The White House yesterday launched a national strategic overview for Quantum Information Science (QIS) in a bid to secure global leadership in “the next technological revolution”.
QIS – which covers quantum processors, sensors, materials, computing, algorithms and cyber-security systems – represents an opportunity for the US to “improve its industrial base, create jobs, and provide economic and national security benefits”, the National Science and Technology Council, which sits within the White House’s Office of Science and Technology Policy, said.
“The Trump administration is committed to maintaining and expanding American leadership in QIS to enable future long-term benefits from, and protection of, the science and technology created through this research,” the council added.
The strategy puts forward a number of recommendations to achieve American leadership in the field. They include a science-first approach to research and an understanding that progress is working to a “ten-year horizon”; the creation of a “quantum-smart workforce for tomorrow” which could include elementary school education efforts; deeper engagement with industry; the provision of critical infrastructure; and the advancement of international cooperation with “like-minded industry and Government partners”.
“In order to maintain and expand American leadership in this critical technology …we must improve our capacity for cutting edge research and development, expand the QIS-literate workforce, and seamlessly coordinate between government, academic, and private sector players,” the council said.
At a launch event for the strategy on Monday in Washington, representatives from companies including Alphabet, IBM, JPMorgan Chase, Lockheed Martin, Rigetti, Intel and Goldman Sachs joined academics and officials from the Pentagon, National Security Agency, White House National Security Council, NASA and a number of federal departments.
Today at the #WHQISSummit, @WHOSTP's Jake Taylor, @NSF's France Córdova, @ENERGY's Paul Dabbar, @usnistgov's Walter Copan and @DeptofDefense's Michael Griffin discuss R&D, scientific coordination, and U.S. leadership in quantum. @quantum_jake @ScienceUnderSec @waltercopan @DARPA pic.twitter.com/G9D14kXqYP— White House OSTP (@WHOSTP) September 24, 2018
The strategy’s launch comes as the US Congress drafts legislation to establish a 10-year US National Quantum Initiative, with close to $1.3 billion of funding for research and education.
To secure leadership, or even competitiveness, in the field, the US will need to act swiftly. A report this month from the Center for a New American Security said China is “positioning itself as a powerhouse in quantum science” and is set to “leapfrog” the US despite being a “relative latecomer to the race”.
As House and Senate science chairs wrote in an op-ed earlier this year: "It's a race we must win".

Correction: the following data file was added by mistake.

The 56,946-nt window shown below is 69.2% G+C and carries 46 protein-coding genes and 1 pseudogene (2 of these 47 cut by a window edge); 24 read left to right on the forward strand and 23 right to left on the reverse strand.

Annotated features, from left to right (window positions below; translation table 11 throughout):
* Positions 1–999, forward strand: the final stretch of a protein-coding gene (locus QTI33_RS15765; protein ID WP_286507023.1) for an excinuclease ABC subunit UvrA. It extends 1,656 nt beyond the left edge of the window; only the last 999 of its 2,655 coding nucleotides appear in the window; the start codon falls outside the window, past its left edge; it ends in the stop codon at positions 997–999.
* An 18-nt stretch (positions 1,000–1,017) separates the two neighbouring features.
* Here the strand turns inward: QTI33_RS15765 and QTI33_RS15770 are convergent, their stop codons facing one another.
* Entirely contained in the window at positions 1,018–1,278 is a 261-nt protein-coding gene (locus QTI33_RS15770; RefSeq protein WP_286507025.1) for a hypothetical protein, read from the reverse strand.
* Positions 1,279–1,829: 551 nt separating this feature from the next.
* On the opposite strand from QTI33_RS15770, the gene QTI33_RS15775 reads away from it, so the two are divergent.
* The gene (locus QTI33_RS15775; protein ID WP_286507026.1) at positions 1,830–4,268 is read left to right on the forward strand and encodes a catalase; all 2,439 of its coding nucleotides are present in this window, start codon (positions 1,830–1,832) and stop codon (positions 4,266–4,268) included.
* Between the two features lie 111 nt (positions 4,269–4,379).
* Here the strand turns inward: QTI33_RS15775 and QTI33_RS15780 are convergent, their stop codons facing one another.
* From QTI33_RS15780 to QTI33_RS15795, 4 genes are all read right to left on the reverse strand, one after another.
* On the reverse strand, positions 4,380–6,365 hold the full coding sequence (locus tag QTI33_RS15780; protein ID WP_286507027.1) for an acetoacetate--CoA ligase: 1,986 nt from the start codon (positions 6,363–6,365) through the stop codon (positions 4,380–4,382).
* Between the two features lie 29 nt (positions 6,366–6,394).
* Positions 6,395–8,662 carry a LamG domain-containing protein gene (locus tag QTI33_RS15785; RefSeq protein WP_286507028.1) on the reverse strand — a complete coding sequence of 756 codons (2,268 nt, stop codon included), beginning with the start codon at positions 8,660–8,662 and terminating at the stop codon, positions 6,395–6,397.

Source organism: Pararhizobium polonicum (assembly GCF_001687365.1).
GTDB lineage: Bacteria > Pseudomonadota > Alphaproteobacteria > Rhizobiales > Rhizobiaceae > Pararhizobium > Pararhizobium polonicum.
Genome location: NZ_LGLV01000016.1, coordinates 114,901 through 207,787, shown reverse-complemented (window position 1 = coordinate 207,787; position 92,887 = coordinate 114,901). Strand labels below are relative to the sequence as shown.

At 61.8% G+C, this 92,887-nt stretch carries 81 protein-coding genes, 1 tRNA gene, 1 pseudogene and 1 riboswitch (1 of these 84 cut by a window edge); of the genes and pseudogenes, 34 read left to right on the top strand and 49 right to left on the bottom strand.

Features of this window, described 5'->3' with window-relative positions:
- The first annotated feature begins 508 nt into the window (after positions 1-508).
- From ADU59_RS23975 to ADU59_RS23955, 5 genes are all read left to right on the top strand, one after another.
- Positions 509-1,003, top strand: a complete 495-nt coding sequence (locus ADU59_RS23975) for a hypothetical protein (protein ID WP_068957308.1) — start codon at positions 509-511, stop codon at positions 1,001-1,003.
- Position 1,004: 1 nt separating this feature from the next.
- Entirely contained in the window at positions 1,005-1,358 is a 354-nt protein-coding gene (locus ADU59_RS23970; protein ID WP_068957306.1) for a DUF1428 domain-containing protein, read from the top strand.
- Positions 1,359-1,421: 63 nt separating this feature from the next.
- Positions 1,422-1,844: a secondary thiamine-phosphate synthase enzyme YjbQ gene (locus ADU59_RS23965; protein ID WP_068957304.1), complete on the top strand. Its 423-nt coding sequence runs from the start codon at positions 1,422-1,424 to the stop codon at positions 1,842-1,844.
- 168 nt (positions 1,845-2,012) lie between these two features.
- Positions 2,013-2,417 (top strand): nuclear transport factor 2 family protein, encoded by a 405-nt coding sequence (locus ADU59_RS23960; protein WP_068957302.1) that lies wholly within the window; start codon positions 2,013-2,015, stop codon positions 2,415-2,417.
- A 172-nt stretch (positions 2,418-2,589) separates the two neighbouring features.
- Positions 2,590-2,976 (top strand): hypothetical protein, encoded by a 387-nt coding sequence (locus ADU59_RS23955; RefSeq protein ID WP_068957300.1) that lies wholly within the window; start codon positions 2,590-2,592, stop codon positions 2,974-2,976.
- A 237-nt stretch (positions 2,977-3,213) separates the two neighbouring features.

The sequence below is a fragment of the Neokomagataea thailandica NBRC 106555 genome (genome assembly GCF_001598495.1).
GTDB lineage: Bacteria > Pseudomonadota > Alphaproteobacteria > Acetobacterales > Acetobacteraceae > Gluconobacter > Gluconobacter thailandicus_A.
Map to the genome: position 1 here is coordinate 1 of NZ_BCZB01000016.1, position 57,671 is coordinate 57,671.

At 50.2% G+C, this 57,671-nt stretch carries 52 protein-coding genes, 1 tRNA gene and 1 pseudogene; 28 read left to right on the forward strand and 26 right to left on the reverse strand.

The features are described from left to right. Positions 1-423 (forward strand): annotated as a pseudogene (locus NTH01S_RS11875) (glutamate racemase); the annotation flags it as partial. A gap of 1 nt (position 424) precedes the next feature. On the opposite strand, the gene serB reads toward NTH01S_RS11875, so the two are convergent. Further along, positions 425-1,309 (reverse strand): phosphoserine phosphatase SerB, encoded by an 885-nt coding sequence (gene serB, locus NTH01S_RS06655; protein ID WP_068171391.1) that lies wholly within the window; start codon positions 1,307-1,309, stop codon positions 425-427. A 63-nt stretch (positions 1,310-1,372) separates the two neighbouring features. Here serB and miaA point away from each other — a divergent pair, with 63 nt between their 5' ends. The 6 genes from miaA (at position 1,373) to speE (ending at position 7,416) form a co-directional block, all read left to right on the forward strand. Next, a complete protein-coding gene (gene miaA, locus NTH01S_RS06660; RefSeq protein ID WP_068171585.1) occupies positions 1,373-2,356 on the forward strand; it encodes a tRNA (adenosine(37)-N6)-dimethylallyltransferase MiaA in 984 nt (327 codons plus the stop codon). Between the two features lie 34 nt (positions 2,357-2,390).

Developing hardware and Dark Matter discoveries
At the summit, the US Department of Energy announced $218 million in funding for 85 QIS research projects.
Divided among scientists at 28 higher learning institutions and nine DoE labs, the projects cover “developing hardware and software for a new generation of quantum computers”, the discovery of new materials with “special quantum properties” and exploring how quantum computing can provide insights into Dark Matter and black holes.
Some $73 million will be awarded this year, the rest dependent on the approval of congress.
“Quantum Information Science represents the next frontier in the Information Age,” said US Secretary of Energy Rick Perry.
“At a time of fierce international competition, these investments will ensure sustained American leadership in a field likely to shape the long-term future of information processing and yield multiple new technologies that benefit our economy and society,” he said.
Federal agency the National Science Foundation (NSF) also announced funding for the field, with $31 million for fundamental research.
The majority of the money will go towards projects that will lead to systems and proof-of-concept validations in quantum sensing, communication, computing and simulations, the agency said.
The rest will fund research around scalable quantum communication systems.
"The quantum revolution is about expanding the definition of what's possible for the technology of tomorrow," said NSF Director France Córdova.
"NSF-supported researchers are working to deepen our understanding of quantum mechanics and apply that knowledge to create world-changing applications. These new investments will position the U.S. to be a global leader in quantum research and development and help train the next generation of quantum researchers."